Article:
As the Ancient Greeks used to say, "Know Thyself." It probably was meant a little more philosophically that we're choosing to interpret it, but learning about how your body is put together and why is some seriously fun stuff.
We've all marvelled at our fingers and toes, wrinkling into prunes in the bath. We've all stared at that weird fleshy appendage hanging down in the back of our throats.
We've all known someone - or been that someone - with an emergency appendectomy. "It's fine," they say, "the appendix is completely useless anyway."
But our bodies are amazing machines, and, while we may not need some of its features any more, there's very little in our anatomies with no purpose whatsoever.
And about those things we don't need any more? They're evidence of where we've been - and that we continue to evolve even to this day.
Turns out the human appendix - that weird structure attached to the colon that seemed to have little purpose but to occasionally inflame - isn't just an evolutionary vestige after all.
Recent research has found that it might play a key role in our immune systems by harbouring good bacteria that help fight infection. Good work, little buddy!
That extra ear hole
If you look carefully at your ears, you might notice you have a tiny additional hole just where the helix meets the side of your head.
This is called the preauricular sinus, and only a tiny percentage of people have them. It's actually a rare birth defect first documented by Van Heusinger in 1864.
We don't know why we have them - but evolutionary biologist Neil Shubin of the University of Chicago and the Field Museum of Natural History has hypothesised that they're an evolutionary remnant of fish gills.
If you spend too long in the swimming pool, you're going to notice that your fingers and toes start to look a little like raisins. This might not be pointless, according to a paper published in the journal Biology Letters in 2013.
They conducted experiments and found that underwater objects were manipulated much more adroitly by wrinkled fingers than unwrinkled fingers - suggesting that the feature exists to give us improved grip in both handling objects and walking when wet surfaces are involved.
Makes sense, doesn't it?
We have a lot of DNA in our body that, until recently, didn't really seem to do anything.
It doesn't create proteins, and it seems to make us more susceptible to damage and disease - but it makes up a significant part of our genome. If it wasn't somehow beneficial, evolution would have at least started phasing out this so-called "junk DNA," but that hasn't happened.
Recently, researchers may have figured out what it's for - it plays a critical role in holding out genome together by ensuring that chromosomes bundle correctly inside the nuclei if our cells. Without that function, cells die - so it seems like "junk" DNA is not so junky after all.
"Useless" immune cells
We have these immune cells in our bodies that nobody could figure out what they were for.
It was a real head-scratcher, because these "silenced" lymphocytes are present in our bodies in large numbers and only seemed to emerge to attack the body in autoimmune diseases. It looks like a liability, right?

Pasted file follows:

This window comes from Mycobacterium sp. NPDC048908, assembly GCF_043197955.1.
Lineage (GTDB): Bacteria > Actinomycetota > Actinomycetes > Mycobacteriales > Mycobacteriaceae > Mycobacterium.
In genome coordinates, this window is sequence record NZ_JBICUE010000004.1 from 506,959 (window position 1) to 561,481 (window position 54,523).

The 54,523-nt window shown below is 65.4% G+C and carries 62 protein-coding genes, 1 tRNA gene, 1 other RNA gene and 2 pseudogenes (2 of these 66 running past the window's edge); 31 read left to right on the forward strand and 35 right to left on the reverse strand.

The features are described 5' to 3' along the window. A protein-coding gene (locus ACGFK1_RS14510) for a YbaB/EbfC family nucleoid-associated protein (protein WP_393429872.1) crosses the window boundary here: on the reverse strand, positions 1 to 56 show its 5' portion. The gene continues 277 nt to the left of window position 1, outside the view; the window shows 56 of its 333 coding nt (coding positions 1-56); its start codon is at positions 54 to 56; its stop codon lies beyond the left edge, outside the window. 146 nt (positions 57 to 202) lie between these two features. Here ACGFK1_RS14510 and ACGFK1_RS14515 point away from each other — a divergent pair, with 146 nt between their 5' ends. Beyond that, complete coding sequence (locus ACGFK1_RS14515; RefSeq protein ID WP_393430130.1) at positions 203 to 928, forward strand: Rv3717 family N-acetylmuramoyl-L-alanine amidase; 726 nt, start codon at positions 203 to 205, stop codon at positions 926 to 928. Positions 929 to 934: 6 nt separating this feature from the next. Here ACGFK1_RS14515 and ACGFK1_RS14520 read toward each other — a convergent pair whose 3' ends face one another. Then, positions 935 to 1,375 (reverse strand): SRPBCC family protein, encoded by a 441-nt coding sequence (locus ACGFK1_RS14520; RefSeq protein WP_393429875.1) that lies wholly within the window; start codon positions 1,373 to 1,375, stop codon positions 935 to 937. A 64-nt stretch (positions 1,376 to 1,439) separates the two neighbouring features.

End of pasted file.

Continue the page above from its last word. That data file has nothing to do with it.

But it ain't. It turns out that the cells represent a new type of immunity that we didn't know about before - they attack dangerous infections that otherwise evade the immune system by disguising themselves as part of the body. A pretty useful line of defence to have, wouldn't you say?
There's a reason that experts have recently suggested that we all start referring to ourselves using the royal "we".
In recent years, research has found that the microbes that live inside of us, especially our intestines (our microbiome), are symbiotic - and they have far more of an effect on our lives than we realised.
They have been implicated in such illnesses as multiple sclerosis, Parkinson's disease, cancer and chronic fatigue syndrome, which means they may be pretty danged important. But they also seem to play a role in regulating other things, too - such as our appetites, and even our moods.
Turns out we may have an organ wrapped around our other organs, and it's been hiding in plain sight for all this time. The newly classified organ is called the interstitium, and previously scientists had just thought it was relatively unremarkable, relatively solid tissue to fill the space between our organs.
It's actually filled with fluid, supported by a collagen lattice, and it helps protect our organs from external shocks as we move around, much like air cushions in running shoes.
The pink bit in your eye
If you look in the mirror, you'll see a little pink bit of conjunctival tissue in the corner of your eye. This is called the plica semilunaris, and these days its primary function is to help with tear drainage and eyeball mobility.
But once upon a time it was a nictitating membrane - what we call a third eyelid, a translucent eyelid that can be drawn over the eye to keep it moist and protected while maintaining a measure of vision.
If you have a cat or a dog, you may have seen their third eyelid while they're sleeping. Humans and most other primates don't need this feature any more, so it evolved away a long time ago - but we still have that vestigial lump of tissue.
Last year, doctors reported the second known case of a nictitating membrane in a human. A nine-year-old girl had a persistent membrane across her left eye that could not be retracted. It was surgically excised, and her eye underneath was fine.
A version of this article was first published in June 2018.